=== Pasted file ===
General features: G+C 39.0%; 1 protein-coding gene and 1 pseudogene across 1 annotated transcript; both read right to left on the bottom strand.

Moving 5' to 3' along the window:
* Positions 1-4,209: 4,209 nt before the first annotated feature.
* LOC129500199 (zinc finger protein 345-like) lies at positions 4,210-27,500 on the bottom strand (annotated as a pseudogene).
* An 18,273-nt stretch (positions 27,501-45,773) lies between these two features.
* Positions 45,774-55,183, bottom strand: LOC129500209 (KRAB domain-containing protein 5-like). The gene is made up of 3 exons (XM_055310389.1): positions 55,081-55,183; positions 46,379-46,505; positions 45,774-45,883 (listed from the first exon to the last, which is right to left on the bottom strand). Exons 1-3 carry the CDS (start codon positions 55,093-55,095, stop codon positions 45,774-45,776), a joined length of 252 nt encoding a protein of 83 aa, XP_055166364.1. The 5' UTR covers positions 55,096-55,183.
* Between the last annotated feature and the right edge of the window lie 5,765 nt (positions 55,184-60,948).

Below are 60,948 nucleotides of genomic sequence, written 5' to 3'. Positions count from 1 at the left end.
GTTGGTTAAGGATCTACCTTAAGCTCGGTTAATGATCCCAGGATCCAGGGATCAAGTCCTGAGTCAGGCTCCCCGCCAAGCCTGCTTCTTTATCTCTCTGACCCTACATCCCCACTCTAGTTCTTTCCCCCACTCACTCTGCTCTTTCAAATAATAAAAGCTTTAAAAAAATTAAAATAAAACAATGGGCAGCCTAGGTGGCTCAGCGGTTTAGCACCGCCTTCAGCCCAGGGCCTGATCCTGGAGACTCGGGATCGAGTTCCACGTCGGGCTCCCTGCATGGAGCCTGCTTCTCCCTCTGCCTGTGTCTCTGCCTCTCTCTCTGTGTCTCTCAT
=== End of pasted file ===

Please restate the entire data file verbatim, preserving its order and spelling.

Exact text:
General features: G+C 39.0%; 1 protein-coding gene and 1 pseudogene across 1 annotated transcript; both read right to left on the bottom strand.

Moving 5' to 3' along the window:
* Positions 1-4,209: 4,209 nt before the first annotated feature.
* LOC129500199 (zinc finger protein 345-like) lies at positions 4,210-27,500 on the bottom strand (annotated as a pseudogene).
* An 18,273-nt stretch (positions 27,501-45,773) lies between these two features.
* Positions 45,774-55,183, bottom strand: LOC129500209 (KRAB domain-containing protein 5-like). The gene is made up of 3 exons (XM_055310389.1): positions 55,081-55,183; positions 46,379-46,505; positions 45,774-45,883 (listed from the first exon to the last, which is right to left on the bottom strand). Exons 1-3 carry the CDS (start codon positions 55,093-55,095, stop codon positions 45,774-45,776), a joined length of 252 nt encoding a protein of 83 aa, XP_055166364.1. The 5' UTR covers positions 55,096-55,183.
* Between the last annotated feature and the right edge of the window lie 5,765 nt (positions 55,184-60,948).

Below are 60,948 nucleotides of genomic sequence, written 5' to 3'. Positions count from 1 at the left end.
GTTGGTTAAGGATCTACCTTAAGCTCGGTTAATGATCCCAGGATCCAGGGATCAAGTCCTGAGTCAGGCTCCCCGCCAAGCCTGCTTCTTTATCTCTCTGACCCTACATCCCCACTCTAGTTCTTTCCCCCACTCACTCTGCTCTTTCAAATAATAAAAGCTTTAAAAAAATTAAAATAAAACAATGGGCAGCCTAGGTGGCTCAGCGGTTTAGCACCGCCTTCAGCCCAGGGCCTGATCCTGGAGACTCGGGATCGAGTTCCACGTCGGGCTCCCTGCATGGAGCCTGCTTCTCCCTCTGCCTGTGTCTCTGCCTCTCTCTCTGTGTCTCTCAT